On Friday, Brazil’s Secretary of Government Geddel Vieira Lima resigned from his position. He was the president’s negotiator with Congress, a man who was of Michel Temer’s inner circle of allies. But since last week, Vieira Lima had become a liability to the government, after being accused of trying to use his position for personal gain.
Vieira Lima was the sixth minister of state to resign since Michel Temer took office, back in May. We remember the circumstances of each resignation:
Romero Jucá – Ministry of Planning, Budget, and Management
Romero Jucá was the first man down, only 12 days after Temer was inaugurated. Jucá lost his job after the Brazilian press published juicy conversations between him Sérgio Machado, the former president of Transpetro – a state-run natural gas company. In the dialogue, Jucá defends a “pact” to stop the “bleeding” caused by the investigations of Operation Car Wash.
Fabiano Silveira – Ministry of Transparency
Silveira resigned on May 30 after the press released rape a recording of him giving legal advice to the Senate President, who is under investigation for links to corruption at Petrobras, Brazil’s state-run oil company. Silveira also criticized Operation Car Wash, days before becoming the country’s Transparency chief.
The irony is striking.
Henrique Eduardo Alves – Ministry of Tourism
In June, Henrique Eduardo Alves stepped down from his position, after being accused of taking $442,000 in corrupt money by a whistleblower, who decided to cooperate with prosecutors working for Operation Car Wash.
Fábio Medina Osório – Attorney General
On September 9, Fábio Osório was fired after antagonizing with the President’s Chief of Staff, Eliseu Padilha. After leaving the government, Osório he said that his problems started after high-ranked officials asked him to try to tamper with Car Wash investigations.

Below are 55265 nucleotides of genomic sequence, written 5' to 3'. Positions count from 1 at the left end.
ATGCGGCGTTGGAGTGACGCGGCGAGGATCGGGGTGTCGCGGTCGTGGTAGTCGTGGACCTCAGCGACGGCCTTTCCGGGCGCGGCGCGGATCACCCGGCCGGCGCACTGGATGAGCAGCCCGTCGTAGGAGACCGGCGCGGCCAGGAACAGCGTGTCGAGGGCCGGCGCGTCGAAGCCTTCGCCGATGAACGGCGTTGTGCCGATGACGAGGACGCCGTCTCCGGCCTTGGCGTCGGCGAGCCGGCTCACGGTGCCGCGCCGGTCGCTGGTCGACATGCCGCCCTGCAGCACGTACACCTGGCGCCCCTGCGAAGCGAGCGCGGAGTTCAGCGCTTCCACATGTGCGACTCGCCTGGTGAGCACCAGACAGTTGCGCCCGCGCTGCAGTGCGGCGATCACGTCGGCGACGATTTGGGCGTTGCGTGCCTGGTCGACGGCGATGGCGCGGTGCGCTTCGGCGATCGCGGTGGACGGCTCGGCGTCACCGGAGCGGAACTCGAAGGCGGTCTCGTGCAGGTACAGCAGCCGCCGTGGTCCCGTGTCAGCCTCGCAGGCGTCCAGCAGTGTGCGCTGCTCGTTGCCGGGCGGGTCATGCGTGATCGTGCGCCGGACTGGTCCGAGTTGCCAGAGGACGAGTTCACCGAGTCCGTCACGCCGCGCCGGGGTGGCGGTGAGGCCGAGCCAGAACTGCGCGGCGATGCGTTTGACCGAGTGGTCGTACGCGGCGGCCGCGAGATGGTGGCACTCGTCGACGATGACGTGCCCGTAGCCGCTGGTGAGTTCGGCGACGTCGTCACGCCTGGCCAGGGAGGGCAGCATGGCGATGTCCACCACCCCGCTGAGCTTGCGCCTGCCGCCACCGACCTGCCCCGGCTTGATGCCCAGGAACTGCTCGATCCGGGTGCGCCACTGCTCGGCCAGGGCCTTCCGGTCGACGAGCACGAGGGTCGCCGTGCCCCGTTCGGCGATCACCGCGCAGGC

Marcelo Calero – Ministry of Culture
Calero stepped down on November 18 and accused the President’s Secretary of Government of influence peddling. Calero informed officials that Geddel Vieira Lima tried to influence Brazil’s National Institute of Historical and Artistic Heritage to benefit a real estate project of his own.
Calero has told the Federal Police that Temer himself pressured him on the issue and that he taped his conversations with the President, as well as those with Vieira Lima – igniting the worst political crisis of this administration.
Geddel Vieira Lima – Secretary of Government
One week after Calero’s accusations became public – and the President himself was dragged into the scandal, Vieira Lima decided to resign. In the days leading to the resignation, political leaders from every party in the government’s coalition signed a document in his support, and House Speaker Rodrigo Maia went as far as calling Marcelo Calero’s accusations “nonsense.”
After Vieira Lima’s resignation, allies to the President expressed more disgust with the taping allegedly made by Calero than which the influence peddling he denounced.